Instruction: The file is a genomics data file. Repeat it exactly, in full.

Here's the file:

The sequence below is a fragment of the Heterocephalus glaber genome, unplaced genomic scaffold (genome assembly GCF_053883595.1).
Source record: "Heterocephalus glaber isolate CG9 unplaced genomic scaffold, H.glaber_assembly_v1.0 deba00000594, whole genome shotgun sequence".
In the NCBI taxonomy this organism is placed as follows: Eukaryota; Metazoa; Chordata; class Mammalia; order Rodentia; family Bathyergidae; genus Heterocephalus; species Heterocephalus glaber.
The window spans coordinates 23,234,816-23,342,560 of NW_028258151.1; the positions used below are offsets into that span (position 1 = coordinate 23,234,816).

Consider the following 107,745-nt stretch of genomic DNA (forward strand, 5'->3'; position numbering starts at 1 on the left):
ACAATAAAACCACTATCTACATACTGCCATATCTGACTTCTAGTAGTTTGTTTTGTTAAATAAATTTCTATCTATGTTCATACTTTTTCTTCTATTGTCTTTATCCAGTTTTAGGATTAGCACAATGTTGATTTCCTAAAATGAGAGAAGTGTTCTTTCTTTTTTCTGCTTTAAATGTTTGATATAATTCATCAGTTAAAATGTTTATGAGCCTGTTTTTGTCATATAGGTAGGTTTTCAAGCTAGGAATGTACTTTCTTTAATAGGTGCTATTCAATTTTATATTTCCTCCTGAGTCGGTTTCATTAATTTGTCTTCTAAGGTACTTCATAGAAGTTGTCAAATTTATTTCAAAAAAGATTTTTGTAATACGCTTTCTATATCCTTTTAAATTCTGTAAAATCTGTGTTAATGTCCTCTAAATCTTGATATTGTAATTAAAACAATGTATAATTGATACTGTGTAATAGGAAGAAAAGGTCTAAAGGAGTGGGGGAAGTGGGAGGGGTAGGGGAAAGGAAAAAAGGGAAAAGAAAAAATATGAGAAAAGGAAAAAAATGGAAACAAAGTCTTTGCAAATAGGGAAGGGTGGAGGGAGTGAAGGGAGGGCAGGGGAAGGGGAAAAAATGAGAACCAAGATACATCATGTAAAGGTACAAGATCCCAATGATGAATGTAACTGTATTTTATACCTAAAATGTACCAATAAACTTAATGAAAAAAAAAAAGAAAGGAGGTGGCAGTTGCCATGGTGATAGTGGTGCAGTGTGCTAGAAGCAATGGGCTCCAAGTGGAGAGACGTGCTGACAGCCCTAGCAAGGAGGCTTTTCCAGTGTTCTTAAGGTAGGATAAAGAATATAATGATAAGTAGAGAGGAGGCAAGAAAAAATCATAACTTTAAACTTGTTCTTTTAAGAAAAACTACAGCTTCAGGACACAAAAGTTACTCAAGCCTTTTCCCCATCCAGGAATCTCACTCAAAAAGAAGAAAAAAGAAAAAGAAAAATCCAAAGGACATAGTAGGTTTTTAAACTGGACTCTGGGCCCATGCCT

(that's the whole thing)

The sequence below is a fragment of the Heterocephalus glaber genome, unplaced genomic scaffold (genome assembly GCF_053883595.1).
Source record: "Heterocephalus glaber isolate CG9 unplaced genomic scaffold, H.glaber_assembly_v1.0 deba00000594, whole genome shotgun sequence".
In the NCBI taxonomy this organism is placed as follows: Eukaryota; Metazoa; Chordata; class Mammalia; order Rodentia; family Bathyergidae; genus Heterocephalus; species Heterocephalus glaber.
The window spans coordinates 23,234,816-23,342,560 of NW_028258151.1; the positions used below are offsets into that span (position 1 = coordinate 23,234,816).

Consider the following 107,745-nt stretch of genomic DNA (forward strand, 5'->3'; position numbering starts at 1 on the left):
ACAATAAAACCACTATCTACATACTGCCATATCTGACTTCTAGTAGTTTGTTTTGTTAAATAAATTTCTATCTATGTTCATACTTTTTCTTCTATTGTCTTTATCCAGTTTTAGGATTAGCACAATGTTGATTTCCTAAAATGAGAGAAGTGTTCTTTCTTTTTTCTGCTTTAAATGTTTGATATAATTCATCAGTTAAAATGTTTATGAGCCTGTTTTTGTCATATAGGTAGGTTTTCAAGCTAGGAATGTACTTTCTTTAATAGGTGCTATTCAATTTTATATTTCCTCCTGAGTCGGTTTCATTAATTTGTCTTCTAAGGTACTTCATAGAAGTTGTCAAATTTATTTCAAAAAAGATTTTTGTAATACGCTTTCTATATCCTTTTAAATTCTGTAAAATCTGTGTTAATGTCCTCTAAATCTTGATATTGTAATTAAAACAATGTATAATTGATACTGTGTAATAGGAAGAAAAGGTCTAAAGGAGTGGGGGAAGTGGGAGGGGTAGGGGAAAGGAAAAAAGGGAAAAGAAAAAATATGAGAAAAGGAAAAAAATGGAAACAAAGTCTTTGCAAATAGGGAAGGGTGGAGGGAGTGAAGGGAGGGCAGGGGAAGGGGAAAAAATGAGAACCAAGATACATCATGTAAAGGTACAAGATCCCAATGATGAATGTAACTGTATTTTATACCTAAAATGTACCAATAAACTTAATGAAAAAAAAAAAGAAAGGAGGTGGCAGTTGCCATGGTGATAGTGGTGCAGTGTGCTAGAAGCAATGGGCTCCAAGTGGAGAGACGTGCTGACAGCCCTAGCAAGGAGGCTTTTCCAGTGTTCTTAAGGTAGGATAAAGAATATAATGATAAGTAGAGAGGAGGCAAGAAAAAATCATAACTTTAAACTTGTTCTTTTAAGAAAAACTACAGCTTCAGGACACAAAAGTTACTCAAGCCTTTTCCCCATCCAGGAATCTCACTCAAAAAGAAGAAAAAAGAAAAAGAAAAATCCAAAGGACATAGTAGGTTTTTAAACTGGACTCTGGGCCCATGCCT